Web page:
Dreamland: Adventures in the Strange Science of Sleep. By David K Randell.
An engrossing examination of the science behind the little-known world of sleep.
Like many of us, journalist David K. Randall never gave sleep much thought. That is, until he began sleepwalking. One midnight crash into a hallway wall sent him on an investigation into the strange science of sleep.
In Dreamland, Randall explores the research that is investigating those dark hours that make up nearly a third of our lives. Taking readers from military battlefields to children’s bedrooms, Dreamland shows that sleep isn't as simple as it seems. Why did the results of one sleep study change the bookmakers’ odds for certain Monday Night Football games? Do women sleep differently than men? And if you happen to kill someone while you are sleepwalking, does that count as murder?
This book is a tour of the often odd, sometimes disturbing, and always fascinating things that go on in the peculiar world of sleep. You’ll never look at your pillow the same way again.
Sleepyhead: Narcolepsy, Neuroscience and the Search for a Good Night. By Henry Nicholls.
When Henry Nicholls was twenty-one, he was diagnosed with narcolepsy: a medical disorder causing him to fall asleep with no warning. For the healthy but overworked majority, this might sound like an enviable condition, but for Henry, the inability to stay awake is profoundly disabling, especially as it is accompanied by mysterious collapses called cataplexy, poor night-time sleep, hallucinations and sleep paralysis.
A writer and biologist, Nicholls explores the science of disordered sleep, discovering that around half of us will experience some kind of sleep dysfunction in our lives. From a CBT course to tackle insomnia to a colony of narcoleptic Dobermans, his journey takes him through the half-lit world of sleep to genuine revelations about his own life and health.
Told with humour and intelligence, Sleepyhead uses personal reflections, interviews with those with sleep disorders and the people who study them, anecdotes from medical history and insights from art and literature to change the way we understand our sleeping hours.
Waking Mathilda: A Memoir of Childhood Narcolepsy. By Claire Crisp.
A native of England, Claire Crisp had it all—a strong marriage, three healthy children, and her own home in Bristol. Then came the H1N1 flu pandemic of 2009. It took only vaccine—one seemingly innocuous vaccine to Mathilda, the baby of the family—to change their lives forever. Diagnosed at age three as the world's youngest child with narcolepsy, the joyful and energetic Mathilda rapidly dissolved into someone unrecognizable.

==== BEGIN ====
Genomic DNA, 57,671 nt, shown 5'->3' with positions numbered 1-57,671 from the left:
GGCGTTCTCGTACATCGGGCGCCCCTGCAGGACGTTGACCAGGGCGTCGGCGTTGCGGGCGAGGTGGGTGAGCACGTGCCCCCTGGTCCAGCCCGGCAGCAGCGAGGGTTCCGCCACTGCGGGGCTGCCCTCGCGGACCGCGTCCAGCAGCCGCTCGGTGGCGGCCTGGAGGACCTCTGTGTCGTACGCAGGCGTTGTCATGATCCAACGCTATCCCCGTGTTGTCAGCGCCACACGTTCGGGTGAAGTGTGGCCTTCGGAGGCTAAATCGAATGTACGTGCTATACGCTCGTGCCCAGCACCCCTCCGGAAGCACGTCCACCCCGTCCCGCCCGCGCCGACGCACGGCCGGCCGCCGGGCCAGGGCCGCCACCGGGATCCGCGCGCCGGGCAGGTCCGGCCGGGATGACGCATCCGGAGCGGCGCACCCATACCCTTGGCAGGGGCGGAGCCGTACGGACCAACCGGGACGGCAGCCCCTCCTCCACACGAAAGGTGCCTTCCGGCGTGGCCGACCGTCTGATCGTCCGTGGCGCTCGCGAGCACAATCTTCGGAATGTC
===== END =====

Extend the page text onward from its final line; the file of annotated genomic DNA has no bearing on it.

In this compelling narrative, Claire Crisp chronicles the fight for Mathilda's treatment. Leaving their family and country in England, the Crisps begin a new journey—one of faith, of loss, and of love as immigrants to the western shores of the United States.
Why We Sleep: The New Science of Sleep and Dreams By Matthew Walker.
THE #1 SUNDAY TIMES BESTSELLER TLS, OBSERVER, SUNDAY TIMES, FT, GUARDIAN, DAILY MAIL AND EVENING STANDARD BOOKS OF THE YEAR 2017
Sleep is one of the most important aspects of our life, health and longevity and yet it is increasingly neglected in twenty-first-century society, with devastating consequences: every major disease in the developed world - Alzheimer's, cancer, obesity, diabetes - has very strong causal links to deficient sleep.
In this book, the first of its kind written by a scientific expert, Professor Matthew Walker explores twenty years of cutting-edge research to solve the mystery of why sleep matters. Looking at creatures from across the animal kingdom as well as major human studies, Why We Sleep delves into everything from what really happens during REM sleep to how caffeine and alcohol affect sleep and why our sleep patterns change across a lifetime, transforming our appreciation of the extraordinary phenomenon that safeguards our existence.
Wide Awake and Dreaming: A Memoir of Narcolepsy. By Julie Flygare.
Julie Flygare was on an ambitious path to success, entering law school at age 22, when narcolepsy destroyed the neurological boundaries between dreaming and reality in her brain. She faced terrifying hallucinations, paralysis and excruciating sleepiness, aspects of dream sleep taking place while wide awake.
Yet, narcolepsy was a wake-up call for Julie. Her illness propelled her onto a journey she never imagined, from lying paralyzed on her apartment floor to dancing euphorically at a nightclub; from the classrooms of Harvard Medical School to the start line of the Boston Marathon.
Winner of the San Francisco Book Festival Award for Biography/Autobiography, Wide Awake and Dreaming is a revealing first-hand account of dreams gone wrong with narcolepsy. It's the brave story of one woman trampling over barriers and finding light in the darkest of circumstances.